Unfair claims settlement practices are prohibited by Article 21.21 of Texas Insurance Code.  In Allstate Ins. Co. v. Watson, 885 S.W.2d 96 (Tx. 1993), the Texas Supreme Court ruled that third party claimants have no direct right of action against liability insurers under Article 21.21. The Supreme Court expressly stated there is only one tort duty in the third-party context: the Stowers duty to settle within policy limits.  The court held that Stowers, along with the insured's contractual rights, provides full protection against an insurer's refusal to defend or mishandling of a third-party claim. Further, the court ruled in 1996 that an insurer does not owe its insured a duty of good faith and fair dealing to investigate and defend claims by third parties against its insured.  Maryland Ins. Co. v. Head  Indus. Coatings and Servs. Inc., 938 S.W.2d 27 (Tex. 1996). 

  In 1995, the legislature amended Article 21.21, Section 4 of the Insurance Code so as to define an "unfair settlement practice" as including "failing to attempt in good faith to effectuate a prompt, fair and equitable settlement of a claim with respect to which the insurer's liability has become reasonably clear."  An insured may pursue a private right of action for violations of Section 4(10)(a)(ii) under Section 16 or Article 21.21. 

  Unfair or deceptive consumer practices are proscribed by Tex. Bus. & Com. Code Ann. § 17.41 (West 1987 & Supp. 1993).

  The Texas Supreme Court has since ruled that the duty of good faith and fair dealing does not exist independently of the insured's contract claim.  Accordingly, where the insurer had already made payment to resolve its contract claim, the court has ruled that an insured has no right of action against it under Article 21.21 of the Texas Insurance Code or the DPTA. Stewart Title Ins. Co. v. Aiello, No. 96-0097 (Tx. January 31, 1997).   Likewise, absent a finding of coverage, no basis exists for awarding bad faith damages.  Thom v. State Farm Lloyd’s, 10 F. Supp. 2d 693, 702 (S.D. Tex. 1997).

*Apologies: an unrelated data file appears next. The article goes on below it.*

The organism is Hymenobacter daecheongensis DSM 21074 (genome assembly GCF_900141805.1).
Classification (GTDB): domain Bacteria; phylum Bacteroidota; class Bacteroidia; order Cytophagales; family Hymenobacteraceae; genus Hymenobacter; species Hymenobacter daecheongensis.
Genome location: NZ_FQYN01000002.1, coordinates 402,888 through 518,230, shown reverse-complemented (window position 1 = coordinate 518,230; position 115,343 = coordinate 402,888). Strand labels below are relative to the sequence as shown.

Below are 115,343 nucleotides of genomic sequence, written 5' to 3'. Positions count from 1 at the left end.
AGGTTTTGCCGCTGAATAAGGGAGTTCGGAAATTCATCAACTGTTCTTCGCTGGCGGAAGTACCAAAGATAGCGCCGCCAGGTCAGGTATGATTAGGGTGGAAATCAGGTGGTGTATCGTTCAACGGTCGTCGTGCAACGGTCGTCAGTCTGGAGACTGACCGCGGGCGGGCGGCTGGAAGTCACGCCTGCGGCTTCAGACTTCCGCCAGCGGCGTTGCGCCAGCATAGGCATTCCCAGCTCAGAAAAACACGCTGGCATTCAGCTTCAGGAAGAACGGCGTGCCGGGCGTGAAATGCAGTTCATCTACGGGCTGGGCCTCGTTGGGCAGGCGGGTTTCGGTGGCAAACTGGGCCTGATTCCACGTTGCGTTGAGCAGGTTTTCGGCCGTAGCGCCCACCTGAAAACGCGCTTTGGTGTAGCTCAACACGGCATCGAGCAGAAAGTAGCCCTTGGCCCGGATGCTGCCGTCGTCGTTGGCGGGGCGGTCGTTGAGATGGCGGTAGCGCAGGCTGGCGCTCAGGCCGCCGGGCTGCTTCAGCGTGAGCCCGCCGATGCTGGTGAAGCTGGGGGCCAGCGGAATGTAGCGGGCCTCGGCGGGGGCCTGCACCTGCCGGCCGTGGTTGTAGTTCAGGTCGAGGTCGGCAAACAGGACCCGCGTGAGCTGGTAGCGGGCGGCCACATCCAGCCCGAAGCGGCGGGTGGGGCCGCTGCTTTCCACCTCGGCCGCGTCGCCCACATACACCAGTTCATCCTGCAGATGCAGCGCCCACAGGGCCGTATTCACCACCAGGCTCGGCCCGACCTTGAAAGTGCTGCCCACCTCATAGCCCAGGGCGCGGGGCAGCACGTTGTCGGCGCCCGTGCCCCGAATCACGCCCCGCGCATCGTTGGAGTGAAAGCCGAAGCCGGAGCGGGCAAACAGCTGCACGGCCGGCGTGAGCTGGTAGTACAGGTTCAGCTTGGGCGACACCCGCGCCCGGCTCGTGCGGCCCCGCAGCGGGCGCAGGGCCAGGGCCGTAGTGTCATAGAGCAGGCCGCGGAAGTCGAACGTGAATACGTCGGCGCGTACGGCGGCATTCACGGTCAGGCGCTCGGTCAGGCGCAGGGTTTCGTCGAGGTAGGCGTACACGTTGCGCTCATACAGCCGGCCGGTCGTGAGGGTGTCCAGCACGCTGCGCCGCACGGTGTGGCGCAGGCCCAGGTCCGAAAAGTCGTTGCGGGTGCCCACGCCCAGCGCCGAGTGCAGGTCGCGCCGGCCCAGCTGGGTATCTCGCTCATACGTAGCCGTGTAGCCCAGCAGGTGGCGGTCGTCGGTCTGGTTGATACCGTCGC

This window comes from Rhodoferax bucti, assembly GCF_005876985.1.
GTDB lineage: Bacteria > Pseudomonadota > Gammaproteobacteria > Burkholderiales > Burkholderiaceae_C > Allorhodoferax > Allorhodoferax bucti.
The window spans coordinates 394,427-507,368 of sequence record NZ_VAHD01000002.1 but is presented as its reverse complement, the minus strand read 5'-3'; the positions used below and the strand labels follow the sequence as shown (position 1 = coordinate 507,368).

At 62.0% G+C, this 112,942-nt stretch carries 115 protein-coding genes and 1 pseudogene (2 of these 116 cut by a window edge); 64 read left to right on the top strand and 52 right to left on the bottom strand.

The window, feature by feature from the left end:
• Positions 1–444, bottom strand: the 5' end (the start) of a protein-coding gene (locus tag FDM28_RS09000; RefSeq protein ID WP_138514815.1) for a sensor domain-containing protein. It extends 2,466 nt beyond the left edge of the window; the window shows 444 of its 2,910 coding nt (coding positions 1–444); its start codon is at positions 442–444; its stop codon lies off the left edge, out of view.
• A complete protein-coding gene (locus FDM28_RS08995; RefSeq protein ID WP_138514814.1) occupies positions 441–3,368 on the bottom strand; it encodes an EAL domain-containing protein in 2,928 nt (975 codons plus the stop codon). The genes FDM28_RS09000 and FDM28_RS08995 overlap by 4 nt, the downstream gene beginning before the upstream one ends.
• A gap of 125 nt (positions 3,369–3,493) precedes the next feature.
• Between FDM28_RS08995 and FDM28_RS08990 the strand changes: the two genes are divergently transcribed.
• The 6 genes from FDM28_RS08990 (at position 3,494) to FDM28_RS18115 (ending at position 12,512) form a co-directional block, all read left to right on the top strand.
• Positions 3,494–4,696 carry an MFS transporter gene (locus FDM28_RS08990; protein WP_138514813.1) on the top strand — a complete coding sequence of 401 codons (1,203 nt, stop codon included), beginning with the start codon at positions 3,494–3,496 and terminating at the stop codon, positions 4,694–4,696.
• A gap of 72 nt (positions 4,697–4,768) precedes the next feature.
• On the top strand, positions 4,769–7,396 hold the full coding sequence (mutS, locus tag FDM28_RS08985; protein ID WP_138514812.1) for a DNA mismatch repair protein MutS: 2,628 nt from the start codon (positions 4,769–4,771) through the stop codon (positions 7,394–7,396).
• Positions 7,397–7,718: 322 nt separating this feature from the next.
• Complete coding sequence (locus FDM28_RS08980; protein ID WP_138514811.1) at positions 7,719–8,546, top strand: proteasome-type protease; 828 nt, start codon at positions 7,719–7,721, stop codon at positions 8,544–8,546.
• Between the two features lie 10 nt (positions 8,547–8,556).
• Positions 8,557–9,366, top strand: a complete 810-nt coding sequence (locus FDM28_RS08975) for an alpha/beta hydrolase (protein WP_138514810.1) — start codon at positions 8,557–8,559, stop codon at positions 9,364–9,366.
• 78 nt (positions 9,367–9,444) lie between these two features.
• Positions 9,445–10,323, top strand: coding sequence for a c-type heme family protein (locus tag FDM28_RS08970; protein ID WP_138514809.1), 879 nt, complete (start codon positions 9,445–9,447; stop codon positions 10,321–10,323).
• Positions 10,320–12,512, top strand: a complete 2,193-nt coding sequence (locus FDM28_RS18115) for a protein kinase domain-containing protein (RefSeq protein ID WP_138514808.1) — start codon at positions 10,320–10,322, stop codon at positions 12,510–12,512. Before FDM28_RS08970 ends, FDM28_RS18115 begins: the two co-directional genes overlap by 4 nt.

In Natividad v. Alexsis, Inc., 875 S.W.2d 695, 698 (Tex. 1994), the Texas Supreme Court held that an independent adjusting firm did not owe an insured an independent duty of good faith an fair dealing. 

  A claim for consequential damages resulting from damage to the insured’s creditworthiness could not support an award of damages absent evidence that the insured had actually been unable to obtain loans. St.  Paul Surplus Lines Ins.  Co., Inc.  v.  Dalworth Tank Co., Inc.,  96-0148 (Tex.  August 25, 1998).

  Consistent with Watson, only the insured and third party beneficiaries of an insurance contract have standing to sue an insurer to enforce coverage or to assert a claim for bad faith. Arnold v. National County Mut. Fire Ins. Co.,, 725 S.W.2d 165 (Tex. 1987); Transport Ins. Co. v. Faircloth, 898 S.W.2d 269 (Tx. App. 1995).  Accordingly, even where the third-party claimant is an additional insured under the policy, it has no right to assert extracontractual causes of action against a liability insurer.  Rumley v. Allstate Indemnity Co., 924 S.W.2d 448 (Tex. App. 1996).  However, Texas courts have found in some cases that victims of accidents are the intended beneficiaries of liability policies, particularly where provided for by statute (e.g. auto policies).